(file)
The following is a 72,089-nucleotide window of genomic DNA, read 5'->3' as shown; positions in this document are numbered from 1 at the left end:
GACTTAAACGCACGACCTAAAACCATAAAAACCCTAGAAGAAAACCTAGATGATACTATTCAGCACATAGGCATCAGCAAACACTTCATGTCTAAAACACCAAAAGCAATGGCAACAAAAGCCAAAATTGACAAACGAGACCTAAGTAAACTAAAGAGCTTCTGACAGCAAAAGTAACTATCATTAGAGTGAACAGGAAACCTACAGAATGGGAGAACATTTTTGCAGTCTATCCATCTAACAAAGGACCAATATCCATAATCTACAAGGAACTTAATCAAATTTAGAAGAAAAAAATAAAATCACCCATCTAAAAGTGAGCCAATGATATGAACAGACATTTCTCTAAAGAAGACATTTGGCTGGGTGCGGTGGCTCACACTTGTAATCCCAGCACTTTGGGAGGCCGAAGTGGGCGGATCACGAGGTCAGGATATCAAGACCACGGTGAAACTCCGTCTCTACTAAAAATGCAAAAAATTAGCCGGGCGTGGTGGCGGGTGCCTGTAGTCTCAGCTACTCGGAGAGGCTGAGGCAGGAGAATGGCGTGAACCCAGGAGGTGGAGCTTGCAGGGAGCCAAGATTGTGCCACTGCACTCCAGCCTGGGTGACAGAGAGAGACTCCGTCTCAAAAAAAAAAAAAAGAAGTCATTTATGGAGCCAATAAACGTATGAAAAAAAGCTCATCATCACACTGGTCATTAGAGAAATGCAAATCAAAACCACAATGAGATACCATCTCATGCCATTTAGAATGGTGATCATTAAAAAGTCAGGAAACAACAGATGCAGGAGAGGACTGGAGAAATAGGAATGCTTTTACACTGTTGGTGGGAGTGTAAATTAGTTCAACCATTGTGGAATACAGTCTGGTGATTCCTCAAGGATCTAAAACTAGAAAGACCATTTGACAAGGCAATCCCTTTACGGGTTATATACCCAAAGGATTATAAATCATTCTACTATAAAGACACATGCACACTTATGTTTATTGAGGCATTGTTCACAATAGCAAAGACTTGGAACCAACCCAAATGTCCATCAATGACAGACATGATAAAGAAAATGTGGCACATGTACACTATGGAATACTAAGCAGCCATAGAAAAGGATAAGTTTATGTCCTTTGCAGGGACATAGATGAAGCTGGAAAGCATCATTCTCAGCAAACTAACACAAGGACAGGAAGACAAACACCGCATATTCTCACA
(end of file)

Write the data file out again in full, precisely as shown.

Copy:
The following is a 72,089-nucleotide window of genomic DNA, read 5'->3' as shown; positions in this document are numbered from 1 at the left end:
GACTTAAACGCACGACCTAAAACCATAAAAACCCTAGAAGAAAACCTAGATGATACTATTCAGCACATAGGCATCAGCAAACACTTCATGTCTAAAACACCAAAAGCAATGGCAACAAAAGCCAAAATTGACAAACGAGACCTAAGTAAACTAAAGAGCTTCTGACAGCAAAAGTAACTATCATTAGAGTGAACAGGAAACCTACAGAATGGGAGAACATTTTTGCAGTCTATCCATCTAACAAAGGACCAATATCCATAATCTACAAGGAACTTAATCAAATTTAGAAGAAAAAAATAAAATCACCCATCTAAAAGTGAGCCAATGATATGAACAGACATTTCTCTAAAGAAGACATTTGGCTGGGTGCGGTGGCTCACACTTGTAATCCCAGCACTTTGGGAGGCCGAAGTGGGCGGATCACGAGGTCAGGATATCAAGACCACGGTGAAACTCCGTCTCTACTAAAAATGCAAAAAATTAGCCGGGCGTGGTGGCGGGTGCCTGTAGTCTCAGCTACTCGGAGAGGCTGAGGCAGGAGAATGGCGTGAACCCAGGAGGTGGAGCTTGCAGGGAGCCAAGATTGTGCCACTGCACTCCAGCCTGGGTGACAGAGAGAGACTCCGTCTCAAAAAAAAAAAAAAGAAGTCATTTATGGAGCCAATAAACGTATGAAAAAAAGCTCATCATCACACTGGTCATTAGAGAAATGCAAATCAAAACCACAATGAGATACCATCTCATGCCATTTAGAATGGTGATCATTAAAAAGTCAGGAAACAACAGATGCAGGAGAGGACTGGAGAAATAGGAATGCTTTTACACTGTTGGTGGGAGTGTAAATTAGTTCAACCATTGTGGAATACAGTCTGGTGATTCCTCAAGGATCTAAAACTAGAAAGACCATTTGACAAGGCAATCCCTTTACGGGTTATATACCCAAAGGATTATAAATCATTCTACTATAAAGACACATGCACACTTATGTTTATTGAGGCATTGTTCACAATAGCAAAGACTTGGAACCAACCCAAATGTCCATCAATGACAGACATGATAAAGAAAATGTGGCACATGTACACTATGGAATACTAAGCAGCCATAGAAAAGGATAAGTTTATGTCCTTTGCAGGGACATAGATGAAGCTGGAAAGCATCATTCTCAGCAAACTAACACAAGGACAGGAAGACAAACACCGCATATTCTCACA